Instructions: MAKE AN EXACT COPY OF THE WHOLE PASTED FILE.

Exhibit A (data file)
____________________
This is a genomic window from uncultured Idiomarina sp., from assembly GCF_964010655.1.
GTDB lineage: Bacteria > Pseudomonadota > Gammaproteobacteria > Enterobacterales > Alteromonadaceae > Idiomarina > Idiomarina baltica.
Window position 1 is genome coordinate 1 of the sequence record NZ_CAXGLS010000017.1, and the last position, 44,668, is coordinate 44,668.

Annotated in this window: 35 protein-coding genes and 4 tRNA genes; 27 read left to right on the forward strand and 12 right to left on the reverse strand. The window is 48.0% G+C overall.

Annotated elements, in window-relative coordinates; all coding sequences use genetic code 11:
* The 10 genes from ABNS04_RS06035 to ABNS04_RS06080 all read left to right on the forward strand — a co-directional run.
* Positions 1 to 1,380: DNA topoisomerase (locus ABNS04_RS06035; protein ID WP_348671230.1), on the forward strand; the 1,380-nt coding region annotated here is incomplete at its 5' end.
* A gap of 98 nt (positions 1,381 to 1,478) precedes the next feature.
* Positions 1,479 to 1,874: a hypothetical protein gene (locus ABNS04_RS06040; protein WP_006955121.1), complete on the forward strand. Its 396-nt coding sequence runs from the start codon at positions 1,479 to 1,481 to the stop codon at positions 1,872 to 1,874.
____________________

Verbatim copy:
This is a genomic window from uncultured Idiomarina sp., from assembly GCF_964010655.1.
GTDB lineage: Bacteria > Pseudomonadota > Gammaproteobacteria > Enterobacterales > Alteromonadaceae > Idiomarina > Idiomarina baltica.
Window position 1 is genome coordinate 1 of the sequence record NZ_CAXGLS010000017.1, and the last position, 44,668, is coordinate 44,668.

Annotated in this window: 35 protein-coding genes and 4 tRNA genes; 27 read left to right on the forward strand and 12 right to left on the reverse strand. The window is 48.0% G+C overall.

Annotated elements, in window-relative coordinates; all coding sequences use genetic code 11:
* The 10 genes from ABNS04_RS06035 to ABNS04_RS06080 all read left to right on the forward strand — a co-directional run.
* Positions 1 to 1,380: DNA topoisomerase (locus ABNS04_RS06035; protein ID WP_348671230.1), on the forward strand; the 1,380-nt coding region annotated here is incomplete at its 5' end.
* A gap of 98 nt (positions 1,381 to 1,478) precedes the next feature.
* Positions 1,479 to 1,874: a hypothetical protein gene (locus ABNS04_RS06040; protein WP_006955121.1), complete on the forward strand. Its 396-nt coding sequence runs from the start codon at positions 1,479 to 1,481 to the stop codon at positions 1,872 to 1,874.